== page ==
* Great linguistic diversity
* Race/ethnicity has no biological basis – it is a socio/cultural and political construct
Need for reliable social information
* What is officially depicted and what is reality: e.g. in religion
* Is Malaysia a Malay/Muslim majority country?
Faces of Malaysia
* Malaysia as an instant, ‘truly Asia’ showcase – multiracial, cultural harmony (this view is for tourist consumption)
* Malaysia as cauldron of racial tension and conflict – needs to be carefully managed and subject to Malay/Umno’s final approval or there will be chaos (this view is for local consumption)
What’s the true story on ethnic relations?
* Is it improving; getting worse; stagnating?
* What sectors of ethnic relations are problematic? Education, economy, social, religious?
* What can be done to overcome ethnic tension? At individual /group/state level?
* Role of key actors in managing ethnic relations?
My view of ethnic relations in Malaysia
* Deterioration in past 30 years
* Tension primarily between Malays and non-Malays; Muslims and non-Muslims
* Less tension between the East Malaysian natives and immigrant communities
* Class differences and conflicts are manipulated to reemerge as ethnic conflict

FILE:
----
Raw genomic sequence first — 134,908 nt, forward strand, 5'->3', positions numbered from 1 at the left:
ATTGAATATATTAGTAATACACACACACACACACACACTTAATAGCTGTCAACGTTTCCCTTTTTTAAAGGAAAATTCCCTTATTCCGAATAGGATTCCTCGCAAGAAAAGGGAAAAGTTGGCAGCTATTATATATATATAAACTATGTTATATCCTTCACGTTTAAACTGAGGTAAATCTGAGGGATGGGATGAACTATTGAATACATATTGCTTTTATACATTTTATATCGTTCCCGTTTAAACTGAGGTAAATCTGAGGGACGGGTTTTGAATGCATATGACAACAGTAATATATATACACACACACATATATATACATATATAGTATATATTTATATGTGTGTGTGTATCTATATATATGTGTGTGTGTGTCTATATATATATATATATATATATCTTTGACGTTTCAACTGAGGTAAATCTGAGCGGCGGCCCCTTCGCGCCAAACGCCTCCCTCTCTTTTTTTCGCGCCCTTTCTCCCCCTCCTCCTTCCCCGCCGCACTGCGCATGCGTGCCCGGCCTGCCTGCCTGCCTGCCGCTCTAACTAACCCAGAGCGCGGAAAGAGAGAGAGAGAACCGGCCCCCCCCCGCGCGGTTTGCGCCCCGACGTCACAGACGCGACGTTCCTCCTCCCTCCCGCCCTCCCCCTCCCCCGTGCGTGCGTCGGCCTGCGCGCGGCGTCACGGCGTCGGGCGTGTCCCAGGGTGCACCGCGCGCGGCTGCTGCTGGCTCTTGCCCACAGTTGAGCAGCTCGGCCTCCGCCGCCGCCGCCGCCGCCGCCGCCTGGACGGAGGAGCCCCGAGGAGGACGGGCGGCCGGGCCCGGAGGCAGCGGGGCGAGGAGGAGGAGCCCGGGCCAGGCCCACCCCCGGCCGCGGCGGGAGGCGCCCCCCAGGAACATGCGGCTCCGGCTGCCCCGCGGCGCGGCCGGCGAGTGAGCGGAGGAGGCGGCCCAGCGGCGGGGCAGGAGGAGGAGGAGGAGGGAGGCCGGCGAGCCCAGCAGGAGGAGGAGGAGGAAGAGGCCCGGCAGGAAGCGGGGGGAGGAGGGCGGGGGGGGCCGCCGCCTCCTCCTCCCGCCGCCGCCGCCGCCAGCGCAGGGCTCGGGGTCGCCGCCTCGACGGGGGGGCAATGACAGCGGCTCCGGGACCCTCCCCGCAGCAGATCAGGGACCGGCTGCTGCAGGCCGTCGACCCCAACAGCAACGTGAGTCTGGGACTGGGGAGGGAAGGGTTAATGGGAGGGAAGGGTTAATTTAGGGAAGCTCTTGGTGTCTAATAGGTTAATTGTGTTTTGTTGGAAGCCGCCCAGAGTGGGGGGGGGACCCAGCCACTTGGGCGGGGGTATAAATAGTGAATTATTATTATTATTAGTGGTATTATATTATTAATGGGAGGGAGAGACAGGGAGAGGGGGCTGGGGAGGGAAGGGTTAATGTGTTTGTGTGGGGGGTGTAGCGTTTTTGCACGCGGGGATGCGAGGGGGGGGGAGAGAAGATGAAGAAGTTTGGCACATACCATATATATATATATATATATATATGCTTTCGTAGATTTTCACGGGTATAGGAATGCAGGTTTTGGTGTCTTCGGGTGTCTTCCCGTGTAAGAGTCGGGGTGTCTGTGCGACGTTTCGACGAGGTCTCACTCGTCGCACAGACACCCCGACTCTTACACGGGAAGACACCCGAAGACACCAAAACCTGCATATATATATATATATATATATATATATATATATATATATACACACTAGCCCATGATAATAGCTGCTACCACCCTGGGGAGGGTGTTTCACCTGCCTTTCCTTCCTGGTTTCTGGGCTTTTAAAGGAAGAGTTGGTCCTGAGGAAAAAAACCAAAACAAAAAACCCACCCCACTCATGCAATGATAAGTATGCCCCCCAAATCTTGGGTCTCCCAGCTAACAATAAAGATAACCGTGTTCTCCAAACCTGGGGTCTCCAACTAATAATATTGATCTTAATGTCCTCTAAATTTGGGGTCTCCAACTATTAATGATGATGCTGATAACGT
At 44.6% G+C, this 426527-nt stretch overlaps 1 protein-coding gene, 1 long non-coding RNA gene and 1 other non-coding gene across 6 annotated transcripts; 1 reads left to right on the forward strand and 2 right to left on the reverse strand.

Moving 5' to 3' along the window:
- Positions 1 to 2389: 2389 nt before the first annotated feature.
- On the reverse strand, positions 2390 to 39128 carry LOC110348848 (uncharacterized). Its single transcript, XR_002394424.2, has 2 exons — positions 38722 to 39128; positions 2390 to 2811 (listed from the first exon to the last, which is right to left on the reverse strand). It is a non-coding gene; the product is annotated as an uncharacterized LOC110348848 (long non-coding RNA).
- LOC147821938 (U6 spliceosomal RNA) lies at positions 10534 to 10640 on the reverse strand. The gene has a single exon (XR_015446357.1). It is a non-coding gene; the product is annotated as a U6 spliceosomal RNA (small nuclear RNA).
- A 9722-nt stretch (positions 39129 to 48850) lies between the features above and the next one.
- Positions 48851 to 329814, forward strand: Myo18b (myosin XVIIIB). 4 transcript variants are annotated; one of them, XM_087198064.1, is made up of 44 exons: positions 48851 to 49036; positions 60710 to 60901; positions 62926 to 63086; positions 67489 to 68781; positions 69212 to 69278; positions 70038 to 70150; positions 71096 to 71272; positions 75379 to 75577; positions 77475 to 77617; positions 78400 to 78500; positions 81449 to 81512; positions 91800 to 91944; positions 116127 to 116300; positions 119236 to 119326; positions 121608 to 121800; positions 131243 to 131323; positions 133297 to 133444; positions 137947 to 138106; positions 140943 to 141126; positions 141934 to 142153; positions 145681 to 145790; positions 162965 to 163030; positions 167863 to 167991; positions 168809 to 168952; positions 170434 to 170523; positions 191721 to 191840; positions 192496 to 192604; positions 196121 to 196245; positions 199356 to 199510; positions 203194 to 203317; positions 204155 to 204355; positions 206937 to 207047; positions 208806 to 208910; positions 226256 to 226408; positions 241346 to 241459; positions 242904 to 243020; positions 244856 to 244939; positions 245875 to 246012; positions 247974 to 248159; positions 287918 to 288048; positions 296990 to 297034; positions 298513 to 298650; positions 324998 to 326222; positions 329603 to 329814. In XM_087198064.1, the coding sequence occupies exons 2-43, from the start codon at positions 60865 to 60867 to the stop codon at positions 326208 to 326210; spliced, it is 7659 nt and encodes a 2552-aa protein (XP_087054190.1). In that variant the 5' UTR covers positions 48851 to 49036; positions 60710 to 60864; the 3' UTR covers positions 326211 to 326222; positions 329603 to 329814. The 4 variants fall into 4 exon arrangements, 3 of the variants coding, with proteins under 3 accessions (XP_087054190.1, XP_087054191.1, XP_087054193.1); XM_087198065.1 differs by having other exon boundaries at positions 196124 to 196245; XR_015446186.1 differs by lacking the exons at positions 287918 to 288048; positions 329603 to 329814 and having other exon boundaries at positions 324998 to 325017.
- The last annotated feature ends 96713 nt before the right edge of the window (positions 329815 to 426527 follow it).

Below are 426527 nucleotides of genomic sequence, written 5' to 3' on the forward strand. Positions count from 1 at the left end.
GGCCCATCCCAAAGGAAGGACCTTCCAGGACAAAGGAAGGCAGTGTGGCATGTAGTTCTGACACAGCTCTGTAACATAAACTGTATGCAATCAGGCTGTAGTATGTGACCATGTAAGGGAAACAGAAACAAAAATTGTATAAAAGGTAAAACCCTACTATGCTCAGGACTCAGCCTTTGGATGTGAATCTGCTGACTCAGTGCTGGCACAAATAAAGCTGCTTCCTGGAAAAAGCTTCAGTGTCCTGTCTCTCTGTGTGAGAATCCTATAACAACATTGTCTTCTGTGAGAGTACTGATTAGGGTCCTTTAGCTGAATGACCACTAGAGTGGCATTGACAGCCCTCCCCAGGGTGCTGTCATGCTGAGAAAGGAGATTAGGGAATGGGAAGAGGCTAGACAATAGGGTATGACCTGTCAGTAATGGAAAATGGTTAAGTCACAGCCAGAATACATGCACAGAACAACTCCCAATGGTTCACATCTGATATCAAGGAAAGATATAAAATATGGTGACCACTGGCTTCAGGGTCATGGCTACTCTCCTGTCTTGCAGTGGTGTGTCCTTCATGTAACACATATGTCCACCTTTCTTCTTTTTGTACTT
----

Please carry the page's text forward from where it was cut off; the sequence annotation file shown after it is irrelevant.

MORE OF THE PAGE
* At same time, growth of ethnic group consciousness that has a strong emotive content, dividing individuals and communities into ‘us’ versus ‘them’
What are stumbling blocks to harmonious ethnic relations?
* Narrow nation-building perspective: national language, national culture, national costume, etc
* State policies based on differentiation between ‘pendatang’ (immigrants) and Malays/Bumiputeras
* Focus on ‘Bangsa, agama dan negara’
* Growth of ethnic group markers and ethnic consciousness arising from Barisan Nasional policies and politics
Ethnic Relations: the good side
* Some integration and convergence in culture and lesser importance attached to ethnic identity and consciousness –esp. visible from East Malaysia
* Some moderate or reformist Muslims (Sisters in Islam) speaking out against state dominance and religious orthodoxy